Inhibitory effect of HGF on invasiveness of aggressive MDA-MB231 breast carcinoma cells, and role of HDACs

E. Ridolfi, E. Matteucci, P. Maroni, M. A. Desiderio

Research output: Contribution to journalArticle


Hepatocyte growth factor (HGF), through Met receptor binding, fulfils numerous functions in invasive tumour growth (survival/proliferation, motility, apoptosis), but epigenetic control of gene expression in this process is poorly understood. In HGF-treated breast cancer cells we studied (a) the chemoinvasion towards CXCL12 (ligand of the chemokine-receptor CXCR4) and (b) the mechanistic basis, that is, the transduction pathways that regulate CXCR4-mediated invasion, and the role played by histone deacetylases (HDACs) after blockade with trichostatin A (TSA). In highly invasive and metastatic MDA-MB231 cells HGF had a dual inhibitory effect, reducing spontaneous migration and specific chemoinvasion towards CXCL12, the latter by decreasing CXCR4 transactivation and protein level. After HGF the levels of phosphorylated (therefore active) c-Src and Akt persistently increased, indicating a role of these signal transducers in the HGF-dependent cellular and molecular effects. c-Src wild-type expression vector (Srcwt) increased active c-Src and mimicked the HGF-dependent inhibition of CXCR4 transactivation. Our findings indicate that HDACs participated in the HGF-inhibitory effects. In fact, blockade of HDACs hindered the HGF- and Srcwt-dependent reductions of CXCR4 transactivation and invasiveness, while inhibition of endogenous c-Src was additive with HGF, further reducing specific chemoinvasion. In conclusion, in MDA-MB231 cells HDAC blockade with TSA partly counteracted the HGF-dependent effects through molecular events that included enhancement of the expression of the genes for invasiveness Met and CXCR4 (depending on serum conditions), reduction of endogenous phospho-c-Src/c-Src and phosphoAkt/Akt ratios and triggering of apoptosis. The potential therapeutic use of TSA should take into account the variable aggressiveness of breast carcinoma cells and microenvironment signals such as HGF at the secondary growth site of the tumour. It was interesting that HGF reduced motility and CXCR4 functionality only of MDA-MB231 cells, and not of low-invasive MCF-7 cells, suggesting a mechanism implicated in metastatic cell homing.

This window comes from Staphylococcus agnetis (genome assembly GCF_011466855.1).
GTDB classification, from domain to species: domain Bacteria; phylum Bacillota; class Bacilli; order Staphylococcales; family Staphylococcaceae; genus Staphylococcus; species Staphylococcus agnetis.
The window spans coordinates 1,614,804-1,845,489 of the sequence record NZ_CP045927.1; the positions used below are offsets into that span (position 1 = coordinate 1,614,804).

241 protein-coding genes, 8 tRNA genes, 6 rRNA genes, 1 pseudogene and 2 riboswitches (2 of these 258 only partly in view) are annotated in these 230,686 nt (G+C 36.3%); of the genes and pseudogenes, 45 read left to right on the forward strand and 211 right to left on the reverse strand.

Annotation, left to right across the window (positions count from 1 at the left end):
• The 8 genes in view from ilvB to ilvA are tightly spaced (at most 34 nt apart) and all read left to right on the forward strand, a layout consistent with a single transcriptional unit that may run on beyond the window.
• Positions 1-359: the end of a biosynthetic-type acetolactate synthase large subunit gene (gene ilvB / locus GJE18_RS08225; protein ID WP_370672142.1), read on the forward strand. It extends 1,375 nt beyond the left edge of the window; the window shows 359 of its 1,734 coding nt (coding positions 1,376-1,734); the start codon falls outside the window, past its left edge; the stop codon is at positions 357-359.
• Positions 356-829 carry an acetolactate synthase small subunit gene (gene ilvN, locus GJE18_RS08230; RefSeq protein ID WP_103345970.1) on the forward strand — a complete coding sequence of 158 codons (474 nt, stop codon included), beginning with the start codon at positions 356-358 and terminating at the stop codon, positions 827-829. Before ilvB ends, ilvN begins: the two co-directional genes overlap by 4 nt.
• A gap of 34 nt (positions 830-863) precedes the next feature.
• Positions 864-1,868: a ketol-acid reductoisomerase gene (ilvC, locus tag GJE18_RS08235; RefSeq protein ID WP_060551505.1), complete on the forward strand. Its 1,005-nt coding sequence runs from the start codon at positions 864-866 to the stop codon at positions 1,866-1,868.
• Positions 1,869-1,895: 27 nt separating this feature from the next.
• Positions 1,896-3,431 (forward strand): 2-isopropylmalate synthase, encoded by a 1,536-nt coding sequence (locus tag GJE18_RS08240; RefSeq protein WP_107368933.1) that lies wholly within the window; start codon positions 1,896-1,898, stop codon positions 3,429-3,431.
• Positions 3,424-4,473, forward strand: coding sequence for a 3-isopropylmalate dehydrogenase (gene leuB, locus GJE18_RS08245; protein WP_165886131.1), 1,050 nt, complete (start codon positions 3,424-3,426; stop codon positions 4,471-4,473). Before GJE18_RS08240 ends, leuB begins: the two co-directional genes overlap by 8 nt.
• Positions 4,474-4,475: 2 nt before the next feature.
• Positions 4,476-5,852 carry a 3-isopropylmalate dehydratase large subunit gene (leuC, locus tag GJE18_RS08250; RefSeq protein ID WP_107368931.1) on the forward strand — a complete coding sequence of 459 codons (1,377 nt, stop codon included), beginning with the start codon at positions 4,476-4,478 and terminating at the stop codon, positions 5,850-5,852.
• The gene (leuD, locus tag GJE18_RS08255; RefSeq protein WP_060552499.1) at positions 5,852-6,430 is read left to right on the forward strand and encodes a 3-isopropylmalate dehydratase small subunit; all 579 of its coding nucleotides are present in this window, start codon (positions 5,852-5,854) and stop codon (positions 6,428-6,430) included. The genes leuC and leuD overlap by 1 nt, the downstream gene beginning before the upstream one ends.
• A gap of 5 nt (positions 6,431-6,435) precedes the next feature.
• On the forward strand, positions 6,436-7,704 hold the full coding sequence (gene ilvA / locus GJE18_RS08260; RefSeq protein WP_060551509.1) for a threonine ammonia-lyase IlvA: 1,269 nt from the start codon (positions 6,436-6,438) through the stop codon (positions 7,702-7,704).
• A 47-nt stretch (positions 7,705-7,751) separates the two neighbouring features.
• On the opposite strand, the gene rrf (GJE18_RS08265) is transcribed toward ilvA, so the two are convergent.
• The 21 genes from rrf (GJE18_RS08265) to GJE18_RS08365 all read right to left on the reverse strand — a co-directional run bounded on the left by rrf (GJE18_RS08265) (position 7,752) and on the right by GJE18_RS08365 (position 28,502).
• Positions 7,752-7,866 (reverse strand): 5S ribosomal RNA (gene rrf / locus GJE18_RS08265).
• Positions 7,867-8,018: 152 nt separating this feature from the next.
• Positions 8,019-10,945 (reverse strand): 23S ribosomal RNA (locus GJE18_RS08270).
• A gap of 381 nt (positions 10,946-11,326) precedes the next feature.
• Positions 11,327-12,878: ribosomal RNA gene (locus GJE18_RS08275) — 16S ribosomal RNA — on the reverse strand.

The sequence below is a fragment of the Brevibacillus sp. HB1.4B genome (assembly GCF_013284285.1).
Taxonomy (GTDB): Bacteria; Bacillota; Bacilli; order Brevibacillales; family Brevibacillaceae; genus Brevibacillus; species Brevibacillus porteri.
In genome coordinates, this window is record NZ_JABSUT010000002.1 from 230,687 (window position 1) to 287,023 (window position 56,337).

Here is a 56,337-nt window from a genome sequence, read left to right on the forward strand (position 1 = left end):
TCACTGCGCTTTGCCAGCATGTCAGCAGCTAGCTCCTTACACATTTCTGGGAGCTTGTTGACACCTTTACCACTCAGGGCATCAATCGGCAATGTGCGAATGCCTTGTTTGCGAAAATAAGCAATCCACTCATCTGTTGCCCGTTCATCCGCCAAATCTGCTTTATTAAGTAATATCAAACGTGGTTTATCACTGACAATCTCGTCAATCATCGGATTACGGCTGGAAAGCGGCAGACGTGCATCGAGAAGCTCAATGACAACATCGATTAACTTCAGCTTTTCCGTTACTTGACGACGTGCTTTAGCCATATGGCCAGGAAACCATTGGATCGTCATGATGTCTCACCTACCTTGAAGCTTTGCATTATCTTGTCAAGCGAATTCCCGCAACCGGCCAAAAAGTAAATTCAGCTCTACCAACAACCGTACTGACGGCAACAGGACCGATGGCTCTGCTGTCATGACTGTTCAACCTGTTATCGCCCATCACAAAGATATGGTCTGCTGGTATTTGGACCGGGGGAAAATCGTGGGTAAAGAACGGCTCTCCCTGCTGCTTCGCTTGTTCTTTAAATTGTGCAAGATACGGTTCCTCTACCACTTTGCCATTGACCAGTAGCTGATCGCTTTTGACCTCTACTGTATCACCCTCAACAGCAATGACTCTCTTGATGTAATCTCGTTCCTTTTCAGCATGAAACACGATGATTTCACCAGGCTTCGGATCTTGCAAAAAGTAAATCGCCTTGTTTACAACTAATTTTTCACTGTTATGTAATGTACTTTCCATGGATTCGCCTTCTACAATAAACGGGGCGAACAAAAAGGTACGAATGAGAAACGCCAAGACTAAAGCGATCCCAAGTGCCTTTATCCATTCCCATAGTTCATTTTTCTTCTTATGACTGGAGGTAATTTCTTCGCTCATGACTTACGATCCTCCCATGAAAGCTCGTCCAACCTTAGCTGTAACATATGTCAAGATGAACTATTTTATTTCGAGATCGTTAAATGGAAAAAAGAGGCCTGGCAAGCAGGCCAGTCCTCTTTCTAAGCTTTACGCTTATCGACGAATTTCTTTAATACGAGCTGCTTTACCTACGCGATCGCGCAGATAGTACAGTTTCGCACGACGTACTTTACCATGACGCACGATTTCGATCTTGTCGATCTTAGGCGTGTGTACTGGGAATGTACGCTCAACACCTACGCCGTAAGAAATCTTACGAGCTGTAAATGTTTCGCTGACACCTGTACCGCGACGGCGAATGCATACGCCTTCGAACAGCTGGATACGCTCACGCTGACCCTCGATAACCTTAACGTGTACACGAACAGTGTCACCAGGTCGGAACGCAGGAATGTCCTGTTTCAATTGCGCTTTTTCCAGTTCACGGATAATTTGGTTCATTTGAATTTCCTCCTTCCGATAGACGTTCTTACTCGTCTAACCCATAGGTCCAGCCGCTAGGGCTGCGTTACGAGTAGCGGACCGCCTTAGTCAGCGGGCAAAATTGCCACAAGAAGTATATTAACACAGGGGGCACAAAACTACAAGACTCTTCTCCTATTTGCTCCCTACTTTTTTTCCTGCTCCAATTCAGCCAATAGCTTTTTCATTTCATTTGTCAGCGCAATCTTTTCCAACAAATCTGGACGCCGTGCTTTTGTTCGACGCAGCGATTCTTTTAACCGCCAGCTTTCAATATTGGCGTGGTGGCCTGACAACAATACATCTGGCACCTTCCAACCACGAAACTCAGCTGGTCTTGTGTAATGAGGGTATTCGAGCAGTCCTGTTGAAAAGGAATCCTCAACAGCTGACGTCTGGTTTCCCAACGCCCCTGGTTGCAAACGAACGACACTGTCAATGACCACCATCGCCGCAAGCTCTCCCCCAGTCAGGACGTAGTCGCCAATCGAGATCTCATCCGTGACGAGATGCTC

Original languageEnglish
Pages (from-to)1623-1634
Number of pages12
JournalBritish Journal of Cancer
Issue number10
Publication statusPublished - Nov 4 2008


  • Breast cancer
  • CXCR4
  • HDAC inhibitors
  • Hepatocyte growth factor
  • Signalling pathways
  • Trichostatin A

ASJC Scopus subject areas

  • Cancer Research
  • Oncology

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